Contractions and negatives in song titles — “Don’t Know,” “Can’t Give,” “What I’m Trying” — convey the anguish
Andrew Hamlin 1 p.m., July 29
Downtown. Drifting. Desperate.
Three buckeroos in my pocket and I’ve got nothing to take home to the beautiful Carla, and I promised I’d bring her a late nite snack. And I’ve got seven minutes till the bus.
Lawdie. I’m at 3rd and Broadway. Should I? Could I? Do I have any choice?
No. So I whip across Broadway to the, uh, 7-Eleven (1010 Second Avenue #100a at Broadway and Second, 619-237-9853).
I know. Mighty chain, the kudzu grass of convenience stores. Where you go to get your Twinkie Bar Defense. But right now, when a man is so down on time and dinero, no choice.
This is where I have my – what’s it called? “Any port in a storm” moment. I lunge into the hot dog section.
“Quarter pound Big Bite, 100 percent beef, load it your way, $1.99.”
Or better: Big Bite regular, $1.39. Or even better: Big Bite x 2. Special. Two Big Bite regular dawgs, $2.29 .
Honestly, this is going to save my bacon.
Lotta late-nite people behind me champing at the bit, but the guy at the counter stays cool, puts on plastic surgery gloves and hauls out two buns, two boxes, two dogs from the heated roller section, and charges me $2.47, with tax.
I rush to the fixin’s section, (it looks pretty clean)...
...and pile on chopped onion, tomatoes, mayo, mustard, and relish for me...
Man. Here, I have me a meal.
Carla doesn’t like relish, but hers still looks pretty good.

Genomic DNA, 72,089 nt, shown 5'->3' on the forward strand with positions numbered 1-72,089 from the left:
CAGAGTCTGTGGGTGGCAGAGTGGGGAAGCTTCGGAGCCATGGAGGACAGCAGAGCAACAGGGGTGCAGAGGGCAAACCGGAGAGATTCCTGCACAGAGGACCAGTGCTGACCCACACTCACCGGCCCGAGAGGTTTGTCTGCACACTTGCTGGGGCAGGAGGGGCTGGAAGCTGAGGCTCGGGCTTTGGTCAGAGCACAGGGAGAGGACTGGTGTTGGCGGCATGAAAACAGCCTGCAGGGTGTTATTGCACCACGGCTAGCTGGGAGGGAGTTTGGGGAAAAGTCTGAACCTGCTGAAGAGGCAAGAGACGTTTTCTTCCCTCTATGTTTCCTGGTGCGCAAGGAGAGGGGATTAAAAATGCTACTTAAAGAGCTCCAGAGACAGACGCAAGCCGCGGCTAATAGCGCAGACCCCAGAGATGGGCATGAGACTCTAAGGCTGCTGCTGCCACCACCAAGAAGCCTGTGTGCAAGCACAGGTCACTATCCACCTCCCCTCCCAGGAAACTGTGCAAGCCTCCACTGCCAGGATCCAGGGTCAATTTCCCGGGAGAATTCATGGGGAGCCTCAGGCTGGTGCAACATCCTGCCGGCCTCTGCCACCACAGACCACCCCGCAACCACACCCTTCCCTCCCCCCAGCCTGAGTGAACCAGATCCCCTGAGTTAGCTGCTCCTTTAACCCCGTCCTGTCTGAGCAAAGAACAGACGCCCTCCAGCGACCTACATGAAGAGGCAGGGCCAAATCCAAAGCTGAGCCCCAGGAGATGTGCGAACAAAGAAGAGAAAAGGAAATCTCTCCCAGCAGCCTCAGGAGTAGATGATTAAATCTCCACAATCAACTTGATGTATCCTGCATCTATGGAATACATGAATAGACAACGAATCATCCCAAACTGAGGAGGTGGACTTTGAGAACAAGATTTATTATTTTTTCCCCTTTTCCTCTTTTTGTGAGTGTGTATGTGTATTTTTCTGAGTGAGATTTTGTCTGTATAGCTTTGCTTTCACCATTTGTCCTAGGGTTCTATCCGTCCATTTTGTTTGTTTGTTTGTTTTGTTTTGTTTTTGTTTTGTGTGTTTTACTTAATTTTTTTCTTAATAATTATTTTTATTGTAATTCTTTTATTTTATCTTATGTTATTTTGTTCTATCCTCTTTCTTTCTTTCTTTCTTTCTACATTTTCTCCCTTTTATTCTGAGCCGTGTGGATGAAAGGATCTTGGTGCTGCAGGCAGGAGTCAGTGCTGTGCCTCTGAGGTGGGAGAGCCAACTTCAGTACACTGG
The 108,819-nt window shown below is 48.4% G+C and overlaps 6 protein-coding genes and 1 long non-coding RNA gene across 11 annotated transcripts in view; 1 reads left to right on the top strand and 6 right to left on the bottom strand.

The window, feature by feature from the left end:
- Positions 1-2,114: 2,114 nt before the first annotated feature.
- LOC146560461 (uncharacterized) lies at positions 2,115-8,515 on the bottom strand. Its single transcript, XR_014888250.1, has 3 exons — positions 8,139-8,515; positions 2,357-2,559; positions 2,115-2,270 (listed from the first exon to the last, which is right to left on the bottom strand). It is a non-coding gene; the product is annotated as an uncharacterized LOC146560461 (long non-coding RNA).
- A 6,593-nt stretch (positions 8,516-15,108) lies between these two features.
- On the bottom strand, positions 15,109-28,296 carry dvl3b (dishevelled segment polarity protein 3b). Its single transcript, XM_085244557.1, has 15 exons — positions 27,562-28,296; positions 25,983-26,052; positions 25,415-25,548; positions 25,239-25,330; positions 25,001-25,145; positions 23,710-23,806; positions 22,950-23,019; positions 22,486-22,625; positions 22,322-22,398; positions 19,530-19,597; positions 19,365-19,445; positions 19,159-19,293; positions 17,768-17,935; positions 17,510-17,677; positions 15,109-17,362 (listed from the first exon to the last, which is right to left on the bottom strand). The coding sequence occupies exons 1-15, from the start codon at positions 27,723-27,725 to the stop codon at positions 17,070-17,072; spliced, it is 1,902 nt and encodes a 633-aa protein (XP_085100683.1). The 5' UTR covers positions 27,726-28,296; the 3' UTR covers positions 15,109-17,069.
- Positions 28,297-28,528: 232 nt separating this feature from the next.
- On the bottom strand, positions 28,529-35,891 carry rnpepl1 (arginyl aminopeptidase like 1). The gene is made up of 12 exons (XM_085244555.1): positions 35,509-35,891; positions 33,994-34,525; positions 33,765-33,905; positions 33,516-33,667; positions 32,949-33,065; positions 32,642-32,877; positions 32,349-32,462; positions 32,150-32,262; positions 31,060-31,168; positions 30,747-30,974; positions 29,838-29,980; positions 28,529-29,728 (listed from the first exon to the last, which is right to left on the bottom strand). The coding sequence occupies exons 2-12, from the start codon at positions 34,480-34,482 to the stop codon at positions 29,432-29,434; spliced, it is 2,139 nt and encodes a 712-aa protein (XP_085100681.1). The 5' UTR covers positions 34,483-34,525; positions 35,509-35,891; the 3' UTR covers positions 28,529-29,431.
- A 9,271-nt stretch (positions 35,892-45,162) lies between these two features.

I haul out, over Broadway, and hey hey! Up rolls ye old Stretch Limo, right on time.
So, can’t resist googling 7-Eleven on the way home. Wow. World’s largest convenience store operator. Bigger than McDonald’s by 1,000 stores. Has 39,000 of them worldwide. Is - wow again! - Japanese-owned. Seven & I Holdings.
But it started in Dallas, Texas. A guy named Joe C. Thompson got the idea in the little ice house where he worked for the Southland Ice Company. Back in 1927.
He jes’ decided to start selling eggs, milk and bread. People liked it, because the ice all around kept them fresh. Long story short, a few years later, Joe ended up buying the ice company, called it Southland Corporation, opened up other ice’n eggs stores around Dallas, and called them 7-Eleven, because that was the hours they stayed open every day. Nobody else did in those days, seems.
’Course, by the sixties they were starting to stay open 24/7, but they kept the name.
In the eighties they were huge, got in financial trouble and ended up being bought out by their largest franchisee, Ito-Yokado, which formed Seven & I Holdings in the early ’90s.
I look in the li’l red box at my hot dog. Who knew the saga behind the dawg? Still giving off heat. They say it’s an Oscar Mayer. And when Carla and I open ’em up at home - maybe it’s the Whew! factor, like, walked away from another one, or the late night - but world’s largest corp. or not, these dawgs are deee-lish.
I’m starting to appreciate: You can’t beat convenience.